State by State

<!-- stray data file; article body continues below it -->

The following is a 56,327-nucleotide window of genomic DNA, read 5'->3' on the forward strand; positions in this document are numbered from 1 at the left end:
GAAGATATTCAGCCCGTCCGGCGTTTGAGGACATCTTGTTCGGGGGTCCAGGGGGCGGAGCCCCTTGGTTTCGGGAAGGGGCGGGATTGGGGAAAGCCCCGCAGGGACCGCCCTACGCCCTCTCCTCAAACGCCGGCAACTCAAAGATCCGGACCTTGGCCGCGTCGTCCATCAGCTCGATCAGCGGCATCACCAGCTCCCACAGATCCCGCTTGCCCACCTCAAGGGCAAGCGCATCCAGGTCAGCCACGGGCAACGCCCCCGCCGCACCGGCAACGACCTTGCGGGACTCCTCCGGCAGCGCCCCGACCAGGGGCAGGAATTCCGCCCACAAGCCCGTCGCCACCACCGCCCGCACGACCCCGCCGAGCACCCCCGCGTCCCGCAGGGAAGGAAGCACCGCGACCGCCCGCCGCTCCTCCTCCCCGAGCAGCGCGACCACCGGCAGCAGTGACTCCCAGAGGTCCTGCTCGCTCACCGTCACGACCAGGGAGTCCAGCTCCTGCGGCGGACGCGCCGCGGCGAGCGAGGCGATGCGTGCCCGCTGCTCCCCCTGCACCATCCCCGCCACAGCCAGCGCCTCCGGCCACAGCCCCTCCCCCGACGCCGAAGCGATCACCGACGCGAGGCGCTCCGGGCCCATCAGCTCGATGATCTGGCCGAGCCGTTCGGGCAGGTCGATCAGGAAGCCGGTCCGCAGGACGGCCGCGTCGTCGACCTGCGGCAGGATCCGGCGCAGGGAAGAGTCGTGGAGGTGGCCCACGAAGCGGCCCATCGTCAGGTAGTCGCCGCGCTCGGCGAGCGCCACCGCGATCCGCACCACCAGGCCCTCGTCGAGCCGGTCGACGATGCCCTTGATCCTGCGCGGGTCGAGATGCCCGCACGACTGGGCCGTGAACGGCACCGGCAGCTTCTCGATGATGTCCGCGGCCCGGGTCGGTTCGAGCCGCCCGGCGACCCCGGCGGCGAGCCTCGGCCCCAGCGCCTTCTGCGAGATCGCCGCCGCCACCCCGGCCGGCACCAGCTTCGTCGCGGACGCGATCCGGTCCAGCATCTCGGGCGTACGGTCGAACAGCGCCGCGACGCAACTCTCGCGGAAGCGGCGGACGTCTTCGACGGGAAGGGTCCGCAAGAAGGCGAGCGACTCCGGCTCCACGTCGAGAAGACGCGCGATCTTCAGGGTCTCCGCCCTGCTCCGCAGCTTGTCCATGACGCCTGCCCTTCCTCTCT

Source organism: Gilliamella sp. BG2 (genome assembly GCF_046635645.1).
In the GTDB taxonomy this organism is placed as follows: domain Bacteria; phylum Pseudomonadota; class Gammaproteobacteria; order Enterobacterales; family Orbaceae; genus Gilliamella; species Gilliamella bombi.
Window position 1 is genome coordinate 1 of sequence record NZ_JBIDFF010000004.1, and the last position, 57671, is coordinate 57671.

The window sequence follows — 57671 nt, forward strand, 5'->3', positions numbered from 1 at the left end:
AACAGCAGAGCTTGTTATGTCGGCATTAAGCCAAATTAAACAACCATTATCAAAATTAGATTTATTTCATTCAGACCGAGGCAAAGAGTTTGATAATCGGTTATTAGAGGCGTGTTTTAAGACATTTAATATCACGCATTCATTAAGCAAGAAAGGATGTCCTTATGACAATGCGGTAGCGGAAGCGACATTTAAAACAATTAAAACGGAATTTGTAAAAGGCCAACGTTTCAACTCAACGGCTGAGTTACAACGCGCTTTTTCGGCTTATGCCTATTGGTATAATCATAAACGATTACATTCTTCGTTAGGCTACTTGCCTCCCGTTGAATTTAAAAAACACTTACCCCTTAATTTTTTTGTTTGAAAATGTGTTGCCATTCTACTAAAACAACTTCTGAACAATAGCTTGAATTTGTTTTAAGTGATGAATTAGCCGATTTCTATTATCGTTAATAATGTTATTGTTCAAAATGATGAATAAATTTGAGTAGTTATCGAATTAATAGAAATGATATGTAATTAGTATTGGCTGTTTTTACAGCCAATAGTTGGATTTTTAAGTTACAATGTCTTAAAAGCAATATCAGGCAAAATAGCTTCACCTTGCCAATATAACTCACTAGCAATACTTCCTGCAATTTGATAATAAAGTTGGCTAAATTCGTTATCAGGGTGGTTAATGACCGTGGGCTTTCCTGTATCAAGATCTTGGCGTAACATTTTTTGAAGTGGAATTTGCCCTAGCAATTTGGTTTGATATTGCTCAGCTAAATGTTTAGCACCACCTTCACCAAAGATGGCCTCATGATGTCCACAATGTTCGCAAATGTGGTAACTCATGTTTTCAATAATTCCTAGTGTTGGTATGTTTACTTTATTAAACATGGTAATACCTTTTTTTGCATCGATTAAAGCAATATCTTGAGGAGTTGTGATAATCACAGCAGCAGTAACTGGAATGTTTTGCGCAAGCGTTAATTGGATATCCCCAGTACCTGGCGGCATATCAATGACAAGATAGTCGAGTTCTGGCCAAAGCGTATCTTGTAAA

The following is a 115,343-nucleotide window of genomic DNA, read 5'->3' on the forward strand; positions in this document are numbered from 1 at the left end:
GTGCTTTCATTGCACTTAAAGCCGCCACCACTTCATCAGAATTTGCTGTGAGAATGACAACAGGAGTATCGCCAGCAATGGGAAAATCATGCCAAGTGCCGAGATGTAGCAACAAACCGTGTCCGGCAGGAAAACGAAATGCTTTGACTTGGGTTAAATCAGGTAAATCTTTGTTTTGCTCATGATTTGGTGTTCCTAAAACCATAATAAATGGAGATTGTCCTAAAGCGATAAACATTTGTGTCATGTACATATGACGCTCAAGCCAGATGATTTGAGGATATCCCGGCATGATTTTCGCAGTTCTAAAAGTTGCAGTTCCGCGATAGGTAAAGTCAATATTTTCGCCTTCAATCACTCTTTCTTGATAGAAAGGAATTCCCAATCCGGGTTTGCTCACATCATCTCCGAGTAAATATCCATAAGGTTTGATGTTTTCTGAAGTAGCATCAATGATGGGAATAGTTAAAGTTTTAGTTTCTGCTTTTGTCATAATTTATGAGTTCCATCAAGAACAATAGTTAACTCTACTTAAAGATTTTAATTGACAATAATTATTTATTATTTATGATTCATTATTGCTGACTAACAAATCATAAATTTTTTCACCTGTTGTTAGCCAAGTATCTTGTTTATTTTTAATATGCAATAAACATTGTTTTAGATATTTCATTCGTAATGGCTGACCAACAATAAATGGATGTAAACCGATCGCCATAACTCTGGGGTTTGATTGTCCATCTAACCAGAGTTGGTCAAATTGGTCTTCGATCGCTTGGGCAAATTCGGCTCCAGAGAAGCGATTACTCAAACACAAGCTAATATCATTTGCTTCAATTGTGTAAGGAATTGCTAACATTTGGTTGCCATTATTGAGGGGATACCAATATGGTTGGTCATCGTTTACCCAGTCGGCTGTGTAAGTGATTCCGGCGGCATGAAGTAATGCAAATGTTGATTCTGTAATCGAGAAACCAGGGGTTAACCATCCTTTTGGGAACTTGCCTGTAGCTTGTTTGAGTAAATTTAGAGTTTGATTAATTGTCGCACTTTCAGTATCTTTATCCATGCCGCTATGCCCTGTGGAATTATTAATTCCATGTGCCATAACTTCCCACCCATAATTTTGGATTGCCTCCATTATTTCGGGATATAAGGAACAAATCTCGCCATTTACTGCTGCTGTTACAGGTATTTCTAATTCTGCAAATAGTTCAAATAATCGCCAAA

When considering your signage and other display options you have to talk to your local sign shop. Not only are they a great resource when determining what sign to purchase, but they also know the state rules/regulations that go along with your signage. Each state has their own parameters, specific to the area limiting brightness, distances, and a host of other things. Today, since we recently made the switch over to a headquarters in Maine, I figured it would be good to take a look at Maine's specifications (only a handful of them) when it comes to our own LED displays. These regulations are paraphrased and are subject to change depending on your specific municipality and their ordinances. I found the following information online (website listed below), under Transportation Part1 Chapter 21. h/>ine defines an LED/digital display as the following: "Changeable sign" means an on-premises sign created, designed, manufactured or modified in such a way that its message may be electronically, digitally or mechanically altered by the complete substitution or replacement of one display by another on each side." ~ Section 11-A1 11-F. A changeable display can not exceed 25 feet above the adjacent ground level or nearest public traffic center line. 11-B1. A display can be changed no more than once every 20 minutes. 11-B2. Your different slides must change quickly, with no phasing, rolling, scrolling, flashing or blending. 11-H.  Size, illumination intensity, and the displaying of time and temperature must comply with standards set by the Department of Transportation. 11-D. Only one changeable sign with 2 sides is allowed for each public way that provides direct vehicular access to the business, facility or point of interest.  Other ordinances refer to which the types of public access ways your sign can be near and how many signs each business area can have on the premises. The elaboration on each of these and more can be found on: 1I3A9294-EDIT